NORFOLK, Va. -- (NNS) -- U.S. Navy Special Warfare Combatant-craft Crewmen (SWCC) from Special Boat Team (SBT) 20 tested their stamina and water proficiency after the one-week Parachute Egress (Para-Egress) course at Joint Expeditionary Base Little Creek Feb 5. "The evolution we did today is the water competency evaluation; it's a compilation of everything we've taught the students throughout the week," said Senior Chief Special Warfare Boat Operator Jeff Smith, Para-Egress course instructor for SBT-20.
"It's designed to be challenging, to test guys in the worst possible controlled environment that we can replicate, testing their physical and mental aptitude to be able to handle themselves in any situation that they may find themselves in."
The beginning of the course consists of a one-mile open ocean swim along with a basic physical assessment. This is done to ensure the students are physically ready before putting them in any kind of dangerous scenario.
"We give these guys real-world survival skills including disentanglement procedures in parachutes, and buddy towing with full gear on," said Smith. "We push them to their limits, both their physical and mental ability to help them deal with challenges that occur during a water drop and how to successfully get out of those situations without anxiety or panic."
Next, they perform single disentanglement exercises. They test out two to three times, swimming below a single parachute and feeling their way out from underneath using a seam as a guide. They repeat the exercise blindfolded, simulating coming up under a parachute at night. The next day the course gets harder, simulating falling into one parachute with another falling over them. They have to remove the chute below them, unhitch their gear and find their way out.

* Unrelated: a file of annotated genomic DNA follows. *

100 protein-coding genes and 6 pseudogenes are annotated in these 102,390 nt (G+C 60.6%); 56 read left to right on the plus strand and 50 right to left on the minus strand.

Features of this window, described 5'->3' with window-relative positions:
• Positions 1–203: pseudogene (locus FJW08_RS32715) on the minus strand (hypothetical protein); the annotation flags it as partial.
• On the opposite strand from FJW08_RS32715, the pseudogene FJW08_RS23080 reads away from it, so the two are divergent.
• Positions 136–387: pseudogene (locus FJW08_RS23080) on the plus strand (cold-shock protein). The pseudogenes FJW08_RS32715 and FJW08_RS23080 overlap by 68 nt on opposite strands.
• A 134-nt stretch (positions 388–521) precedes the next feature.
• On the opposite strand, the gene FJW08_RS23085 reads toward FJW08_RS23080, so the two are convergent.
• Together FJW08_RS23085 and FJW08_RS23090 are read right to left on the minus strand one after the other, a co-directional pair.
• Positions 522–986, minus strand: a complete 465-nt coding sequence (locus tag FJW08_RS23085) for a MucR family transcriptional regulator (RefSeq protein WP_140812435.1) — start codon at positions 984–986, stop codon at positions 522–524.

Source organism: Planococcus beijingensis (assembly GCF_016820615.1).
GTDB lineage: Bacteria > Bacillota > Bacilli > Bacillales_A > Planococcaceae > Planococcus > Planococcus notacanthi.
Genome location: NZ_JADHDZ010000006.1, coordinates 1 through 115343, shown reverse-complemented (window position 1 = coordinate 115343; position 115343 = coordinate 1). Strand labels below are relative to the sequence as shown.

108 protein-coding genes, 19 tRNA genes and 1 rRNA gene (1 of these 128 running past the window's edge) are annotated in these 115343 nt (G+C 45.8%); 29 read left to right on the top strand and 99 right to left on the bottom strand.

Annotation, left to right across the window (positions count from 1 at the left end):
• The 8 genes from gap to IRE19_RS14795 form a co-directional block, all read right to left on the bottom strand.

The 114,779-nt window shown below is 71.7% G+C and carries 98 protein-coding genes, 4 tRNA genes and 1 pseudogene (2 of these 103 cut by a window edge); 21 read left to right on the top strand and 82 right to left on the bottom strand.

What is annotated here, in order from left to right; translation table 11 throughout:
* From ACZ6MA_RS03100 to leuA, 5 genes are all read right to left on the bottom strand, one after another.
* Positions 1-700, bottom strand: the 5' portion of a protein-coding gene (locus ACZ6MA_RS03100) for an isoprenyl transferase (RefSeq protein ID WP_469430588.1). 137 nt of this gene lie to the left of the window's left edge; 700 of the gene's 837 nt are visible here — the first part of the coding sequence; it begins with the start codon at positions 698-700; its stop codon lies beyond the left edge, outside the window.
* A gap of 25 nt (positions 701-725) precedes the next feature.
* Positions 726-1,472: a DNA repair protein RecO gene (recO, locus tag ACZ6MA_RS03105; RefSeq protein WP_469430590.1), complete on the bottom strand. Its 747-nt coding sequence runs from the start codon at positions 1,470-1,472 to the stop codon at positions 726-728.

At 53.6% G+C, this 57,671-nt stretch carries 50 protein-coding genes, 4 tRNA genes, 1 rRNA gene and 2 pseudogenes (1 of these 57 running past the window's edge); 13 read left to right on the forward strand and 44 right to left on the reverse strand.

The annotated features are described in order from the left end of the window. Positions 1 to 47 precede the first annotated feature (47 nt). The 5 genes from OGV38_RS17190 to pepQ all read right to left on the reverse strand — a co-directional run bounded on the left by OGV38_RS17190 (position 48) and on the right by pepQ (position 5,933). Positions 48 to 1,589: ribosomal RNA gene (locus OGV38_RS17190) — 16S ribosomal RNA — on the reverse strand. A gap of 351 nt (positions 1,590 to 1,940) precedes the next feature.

Chief Special Warfare Boat Operator Benjamin Spoon, Para-Egress safety instructor at SBT-20, has seen firsthand situations where this type of training is essential.
"The worst case scenario is being entangled in two parachutes under water while trying to remove your parachute harness. Our challenge as instructors is to teach these guys to remain calm in these situations," said Spoon.
Part of the water proficiency test is the buddy tow, where they have to overcome the mental challenge of exhaustion along with keeping their buddy alive.
"The goal is to have these students learn the technique for real world scenarios. The buddy tow simulates finding another operator in the water and towing him to safety while keeping his head above the waterline," said Spoon.
When they leave this course, these SWCC will ultimately go to Maritime Craft Aerial Delivery System (MCADS) training. The system deploys an 11-meter Rigid-Hulled Inflatable Boat (RIB) rigged with four large parachutes from the back of a C-130 or C-17 at approximately 3,500-feet, with the SWCC parachuting immediately afterwards. The MCADS capability enables Naval Special Warfare SWCCs to rapidly deploy anywhere in the world in a maritime environment.